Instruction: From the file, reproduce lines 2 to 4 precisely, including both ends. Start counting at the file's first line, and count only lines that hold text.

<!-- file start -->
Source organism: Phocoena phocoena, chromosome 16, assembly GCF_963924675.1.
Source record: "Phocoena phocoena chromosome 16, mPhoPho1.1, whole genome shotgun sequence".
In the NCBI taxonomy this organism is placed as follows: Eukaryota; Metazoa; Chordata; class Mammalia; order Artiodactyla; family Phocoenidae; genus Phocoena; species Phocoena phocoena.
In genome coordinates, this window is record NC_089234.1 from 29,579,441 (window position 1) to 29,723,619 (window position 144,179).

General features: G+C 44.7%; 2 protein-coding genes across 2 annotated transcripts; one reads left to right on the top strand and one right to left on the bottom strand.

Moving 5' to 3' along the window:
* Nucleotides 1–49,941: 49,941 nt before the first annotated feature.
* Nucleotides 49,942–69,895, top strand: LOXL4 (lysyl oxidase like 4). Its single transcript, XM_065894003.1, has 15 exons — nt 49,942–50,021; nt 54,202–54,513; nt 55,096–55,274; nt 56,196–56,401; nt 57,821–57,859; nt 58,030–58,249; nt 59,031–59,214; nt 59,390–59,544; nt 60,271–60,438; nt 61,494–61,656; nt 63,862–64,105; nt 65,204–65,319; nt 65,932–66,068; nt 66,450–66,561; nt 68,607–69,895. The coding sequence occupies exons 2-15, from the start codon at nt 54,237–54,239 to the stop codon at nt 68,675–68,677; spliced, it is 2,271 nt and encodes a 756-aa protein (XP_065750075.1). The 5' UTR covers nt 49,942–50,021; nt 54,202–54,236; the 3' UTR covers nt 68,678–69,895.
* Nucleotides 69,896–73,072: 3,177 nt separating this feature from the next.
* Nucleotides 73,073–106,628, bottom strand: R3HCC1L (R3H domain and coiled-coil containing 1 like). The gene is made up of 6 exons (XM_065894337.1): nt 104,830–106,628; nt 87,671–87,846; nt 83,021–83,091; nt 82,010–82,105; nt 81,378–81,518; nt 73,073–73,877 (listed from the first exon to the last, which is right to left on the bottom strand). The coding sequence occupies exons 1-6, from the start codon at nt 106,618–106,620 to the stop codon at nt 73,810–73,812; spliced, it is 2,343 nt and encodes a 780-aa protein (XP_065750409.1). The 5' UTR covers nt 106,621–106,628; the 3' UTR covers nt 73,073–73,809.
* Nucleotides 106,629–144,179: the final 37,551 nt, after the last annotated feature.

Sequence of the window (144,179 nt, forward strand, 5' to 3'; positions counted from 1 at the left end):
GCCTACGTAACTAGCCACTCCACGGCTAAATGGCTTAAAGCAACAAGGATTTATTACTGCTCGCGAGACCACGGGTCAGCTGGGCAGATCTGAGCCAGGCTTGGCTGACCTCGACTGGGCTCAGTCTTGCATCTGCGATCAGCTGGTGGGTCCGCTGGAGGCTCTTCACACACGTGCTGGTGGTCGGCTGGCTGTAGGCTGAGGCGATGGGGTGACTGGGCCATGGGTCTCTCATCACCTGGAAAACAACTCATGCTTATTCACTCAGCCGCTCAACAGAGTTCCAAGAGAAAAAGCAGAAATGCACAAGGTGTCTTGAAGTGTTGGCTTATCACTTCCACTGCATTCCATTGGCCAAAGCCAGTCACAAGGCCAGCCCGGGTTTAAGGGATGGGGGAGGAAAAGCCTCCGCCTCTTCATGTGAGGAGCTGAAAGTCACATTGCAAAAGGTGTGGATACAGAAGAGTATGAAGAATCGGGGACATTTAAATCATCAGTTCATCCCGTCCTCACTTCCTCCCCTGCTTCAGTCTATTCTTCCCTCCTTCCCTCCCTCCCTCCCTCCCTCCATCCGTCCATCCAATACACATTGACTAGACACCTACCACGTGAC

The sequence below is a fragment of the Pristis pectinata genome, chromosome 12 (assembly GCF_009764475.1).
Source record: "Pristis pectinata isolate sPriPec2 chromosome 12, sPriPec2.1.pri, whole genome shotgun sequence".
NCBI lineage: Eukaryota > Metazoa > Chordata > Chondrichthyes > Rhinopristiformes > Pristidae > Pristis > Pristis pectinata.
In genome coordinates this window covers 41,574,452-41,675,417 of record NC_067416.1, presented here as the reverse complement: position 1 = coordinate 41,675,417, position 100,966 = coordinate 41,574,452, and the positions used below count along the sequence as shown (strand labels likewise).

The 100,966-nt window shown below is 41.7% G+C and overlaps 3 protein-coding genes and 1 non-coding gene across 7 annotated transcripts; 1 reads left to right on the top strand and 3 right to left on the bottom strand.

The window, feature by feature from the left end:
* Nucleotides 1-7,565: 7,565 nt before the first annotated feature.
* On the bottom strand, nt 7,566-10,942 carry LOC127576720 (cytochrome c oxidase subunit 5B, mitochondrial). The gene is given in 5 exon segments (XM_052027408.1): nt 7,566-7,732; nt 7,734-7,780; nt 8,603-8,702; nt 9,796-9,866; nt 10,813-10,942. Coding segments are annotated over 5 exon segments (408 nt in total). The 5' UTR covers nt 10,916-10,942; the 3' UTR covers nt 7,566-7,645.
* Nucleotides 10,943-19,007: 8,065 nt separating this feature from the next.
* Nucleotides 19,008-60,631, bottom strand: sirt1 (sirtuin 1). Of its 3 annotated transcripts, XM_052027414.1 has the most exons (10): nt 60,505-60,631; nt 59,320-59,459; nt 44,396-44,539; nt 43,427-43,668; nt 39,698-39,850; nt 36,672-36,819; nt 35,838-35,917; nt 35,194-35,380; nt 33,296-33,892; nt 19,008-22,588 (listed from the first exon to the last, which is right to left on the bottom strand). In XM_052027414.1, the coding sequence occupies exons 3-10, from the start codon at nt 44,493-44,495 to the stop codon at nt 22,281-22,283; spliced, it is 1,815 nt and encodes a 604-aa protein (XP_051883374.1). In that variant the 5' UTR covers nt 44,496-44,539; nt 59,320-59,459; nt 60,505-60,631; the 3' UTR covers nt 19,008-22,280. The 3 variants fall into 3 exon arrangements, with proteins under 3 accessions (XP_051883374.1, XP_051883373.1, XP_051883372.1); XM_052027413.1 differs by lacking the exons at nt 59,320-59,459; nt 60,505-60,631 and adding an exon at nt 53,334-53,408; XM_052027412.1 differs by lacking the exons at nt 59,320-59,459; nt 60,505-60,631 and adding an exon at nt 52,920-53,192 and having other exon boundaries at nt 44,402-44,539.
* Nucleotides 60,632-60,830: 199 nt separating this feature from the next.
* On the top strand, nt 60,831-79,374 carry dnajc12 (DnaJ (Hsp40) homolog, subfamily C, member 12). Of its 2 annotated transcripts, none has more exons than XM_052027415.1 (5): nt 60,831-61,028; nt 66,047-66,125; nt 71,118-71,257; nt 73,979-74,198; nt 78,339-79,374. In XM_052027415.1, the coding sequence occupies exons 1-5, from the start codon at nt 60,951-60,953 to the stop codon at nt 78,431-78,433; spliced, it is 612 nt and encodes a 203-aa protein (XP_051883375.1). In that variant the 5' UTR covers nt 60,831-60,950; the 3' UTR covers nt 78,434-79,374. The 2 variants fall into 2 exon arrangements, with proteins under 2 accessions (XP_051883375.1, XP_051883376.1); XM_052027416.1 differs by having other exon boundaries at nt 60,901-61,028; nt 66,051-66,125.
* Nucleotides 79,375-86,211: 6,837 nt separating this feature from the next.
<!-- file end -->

Source record: "Phocoena phocoena chromosome 16, mPhoPho1.1, whole genome shotgun sequence".
In the NCBI taxonomy this organism is placed as follows: Eukaryota; Metazoa; Chordata; class Mammalia; order Artiodactyla; family Phocoenidae; genus Phocoena; species Phocoena phocoena.
In genome coordinates, this window is record NC_089234.1 from 29,579,441 (window position 1) to 29,723,619 (window position 144,179).